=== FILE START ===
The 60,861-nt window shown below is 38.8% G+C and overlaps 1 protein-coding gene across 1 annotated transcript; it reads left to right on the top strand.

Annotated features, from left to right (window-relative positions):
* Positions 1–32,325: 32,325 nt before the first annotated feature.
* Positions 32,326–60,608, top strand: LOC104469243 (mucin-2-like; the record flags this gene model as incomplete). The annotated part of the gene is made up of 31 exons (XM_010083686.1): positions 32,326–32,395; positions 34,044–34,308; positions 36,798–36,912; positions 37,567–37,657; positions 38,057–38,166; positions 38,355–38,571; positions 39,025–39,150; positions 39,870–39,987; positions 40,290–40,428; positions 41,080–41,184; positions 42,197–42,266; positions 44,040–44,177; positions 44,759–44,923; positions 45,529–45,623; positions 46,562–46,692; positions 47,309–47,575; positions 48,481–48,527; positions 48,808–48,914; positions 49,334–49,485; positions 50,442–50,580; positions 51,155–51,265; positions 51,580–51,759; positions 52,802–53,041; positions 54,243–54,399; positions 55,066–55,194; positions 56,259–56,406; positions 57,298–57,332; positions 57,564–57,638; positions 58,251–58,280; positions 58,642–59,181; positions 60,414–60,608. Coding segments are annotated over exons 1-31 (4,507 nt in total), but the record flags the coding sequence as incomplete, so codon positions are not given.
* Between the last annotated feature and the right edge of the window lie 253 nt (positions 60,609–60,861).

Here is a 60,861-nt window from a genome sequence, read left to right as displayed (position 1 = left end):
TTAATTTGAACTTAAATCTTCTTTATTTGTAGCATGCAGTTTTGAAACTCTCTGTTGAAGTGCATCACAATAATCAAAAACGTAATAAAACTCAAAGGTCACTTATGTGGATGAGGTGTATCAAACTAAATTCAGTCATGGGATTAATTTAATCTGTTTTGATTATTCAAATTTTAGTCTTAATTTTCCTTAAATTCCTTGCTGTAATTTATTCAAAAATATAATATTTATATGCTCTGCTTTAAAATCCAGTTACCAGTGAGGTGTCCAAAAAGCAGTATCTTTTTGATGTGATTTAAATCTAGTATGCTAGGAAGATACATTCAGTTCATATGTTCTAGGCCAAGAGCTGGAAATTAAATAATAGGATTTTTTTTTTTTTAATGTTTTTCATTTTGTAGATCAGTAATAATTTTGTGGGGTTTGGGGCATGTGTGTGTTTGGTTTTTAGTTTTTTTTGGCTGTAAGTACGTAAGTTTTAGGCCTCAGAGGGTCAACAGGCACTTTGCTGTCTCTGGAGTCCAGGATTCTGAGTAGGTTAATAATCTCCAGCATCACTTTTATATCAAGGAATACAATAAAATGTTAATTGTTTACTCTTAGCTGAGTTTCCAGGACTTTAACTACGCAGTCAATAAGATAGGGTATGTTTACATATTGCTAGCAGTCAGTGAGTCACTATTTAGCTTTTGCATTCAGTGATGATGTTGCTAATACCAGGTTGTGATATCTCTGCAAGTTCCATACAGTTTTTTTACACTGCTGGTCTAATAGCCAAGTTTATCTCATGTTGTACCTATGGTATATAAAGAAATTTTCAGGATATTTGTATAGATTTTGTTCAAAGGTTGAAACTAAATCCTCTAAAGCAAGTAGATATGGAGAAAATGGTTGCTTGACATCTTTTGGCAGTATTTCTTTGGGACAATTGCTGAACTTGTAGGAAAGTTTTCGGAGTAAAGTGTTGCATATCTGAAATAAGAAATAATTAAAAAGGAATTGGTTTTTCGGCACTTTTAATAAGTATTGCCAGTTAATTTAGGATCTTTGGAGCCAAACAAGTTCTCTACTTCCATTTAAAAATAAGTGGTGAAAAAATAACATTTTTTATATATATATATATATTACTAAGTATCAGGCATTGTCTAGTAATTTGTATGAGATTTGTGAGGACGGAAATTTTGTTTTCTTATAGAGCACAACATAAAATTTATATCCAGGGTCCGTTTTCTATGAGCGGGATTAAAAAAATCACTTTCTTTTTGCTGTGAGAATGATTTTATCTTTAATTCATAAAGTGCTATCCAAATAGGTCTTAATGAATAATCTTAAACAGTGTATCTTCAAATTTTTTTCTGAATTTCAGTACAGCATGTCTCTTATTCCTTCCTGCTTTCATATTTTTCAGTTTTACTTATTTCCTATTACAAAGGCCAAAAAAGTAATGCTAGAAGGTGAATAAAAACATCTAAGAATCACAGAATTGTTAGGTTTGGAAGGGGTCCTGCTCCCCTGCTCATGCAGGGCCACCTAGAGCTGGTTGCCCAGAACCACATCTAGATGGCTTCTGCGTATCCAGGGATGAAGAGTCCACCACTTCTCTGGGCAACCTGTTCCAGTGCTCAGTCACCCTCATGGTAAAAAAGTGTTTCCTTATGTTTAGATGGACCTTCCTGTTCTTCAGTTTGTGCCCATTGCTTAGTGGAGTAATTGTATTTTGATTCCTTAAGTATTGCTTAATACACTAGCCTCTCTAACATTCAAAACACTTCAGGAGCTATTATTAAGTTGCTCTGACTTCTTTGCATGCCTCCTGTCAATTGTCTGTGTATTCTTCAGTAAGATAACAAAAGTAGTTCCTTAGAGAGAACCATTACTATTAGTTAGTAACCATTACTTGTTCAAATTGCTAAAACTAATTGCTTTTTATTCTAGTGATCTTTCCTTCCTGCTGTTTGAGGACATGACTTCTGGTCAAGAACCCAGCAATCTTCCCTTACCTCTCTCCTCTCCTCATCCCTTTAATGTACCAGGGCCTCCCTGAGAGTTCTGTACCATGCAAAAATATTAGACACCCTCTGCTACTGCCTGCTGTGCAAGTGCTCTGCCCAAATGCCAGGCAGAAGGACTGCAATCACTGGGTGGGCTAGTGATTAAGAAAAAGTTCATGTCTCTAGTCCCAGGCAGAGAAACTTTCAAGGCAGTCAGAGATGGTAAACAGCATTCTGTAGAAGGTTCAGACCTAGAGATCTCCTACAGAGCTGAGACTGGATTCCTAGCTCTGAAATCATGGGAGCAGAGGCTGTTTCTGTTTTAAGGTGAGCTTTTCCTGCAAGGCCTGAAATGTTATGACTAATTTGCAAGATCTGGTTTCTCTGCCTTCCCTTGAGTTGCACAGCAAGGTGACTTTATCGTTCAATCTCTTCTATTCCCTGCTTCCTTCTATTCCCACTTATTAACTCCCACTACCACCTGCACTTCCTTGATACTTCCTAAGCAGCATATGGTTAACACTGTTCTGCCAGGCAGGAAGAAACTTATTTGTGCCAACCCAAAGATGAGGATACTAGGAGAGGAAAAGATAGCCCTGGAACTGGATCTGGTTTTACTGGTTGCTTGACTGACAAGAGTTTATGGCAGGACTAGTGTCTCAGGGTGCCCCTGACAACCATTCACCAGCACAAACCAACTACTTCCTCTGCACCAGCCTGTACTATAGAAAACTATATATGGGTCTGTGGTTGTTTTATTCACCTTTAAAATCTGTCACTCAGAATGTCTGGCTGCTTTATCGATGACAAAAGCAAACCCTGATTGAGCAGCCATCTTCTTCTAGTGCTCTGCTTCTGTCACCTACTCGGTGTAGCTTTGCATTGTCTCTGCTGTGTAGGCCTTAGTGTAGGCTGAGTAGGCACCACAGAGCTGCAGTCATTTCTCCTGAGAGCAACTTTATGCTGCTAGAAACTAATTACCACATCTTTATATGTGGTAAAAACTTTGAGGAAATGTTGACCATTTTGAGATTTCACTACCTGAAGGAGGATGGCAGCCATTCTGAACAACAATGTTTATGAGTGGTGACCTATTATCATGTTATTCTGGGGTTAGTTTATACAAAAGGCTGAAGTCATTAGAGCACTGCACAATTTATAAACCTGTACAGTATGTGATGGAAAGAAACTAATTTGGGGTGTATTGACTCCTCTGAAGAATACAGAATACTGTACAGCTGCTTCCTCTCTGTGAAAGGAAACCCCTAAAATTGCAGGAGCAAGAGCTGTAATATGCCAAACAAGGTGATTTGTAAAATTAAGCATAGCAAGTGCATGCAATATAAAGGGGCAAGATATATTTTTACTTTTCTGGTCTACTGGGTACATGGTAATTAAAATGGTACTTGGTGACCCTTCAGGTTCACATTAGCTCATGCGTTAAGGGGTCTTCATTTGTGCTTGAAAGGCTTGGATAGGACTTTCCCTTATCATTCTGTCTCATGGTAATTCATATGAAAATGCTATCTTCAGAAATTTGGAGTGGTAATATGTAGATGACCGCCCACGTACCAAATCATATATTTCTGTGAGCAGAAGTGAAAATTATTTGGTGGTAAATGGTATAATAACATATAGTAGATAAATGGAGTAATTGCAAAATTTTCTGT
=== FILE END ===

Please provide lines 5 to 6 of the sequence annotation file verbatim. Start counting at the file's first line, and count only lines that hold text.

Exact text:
* Between the last annotated feature and the right edge of the window lie 253 nt (positions 60,609–60,861).

Here is a 60,861-nt window from a genome sequence, read left to right as displayed (position 1 = left end):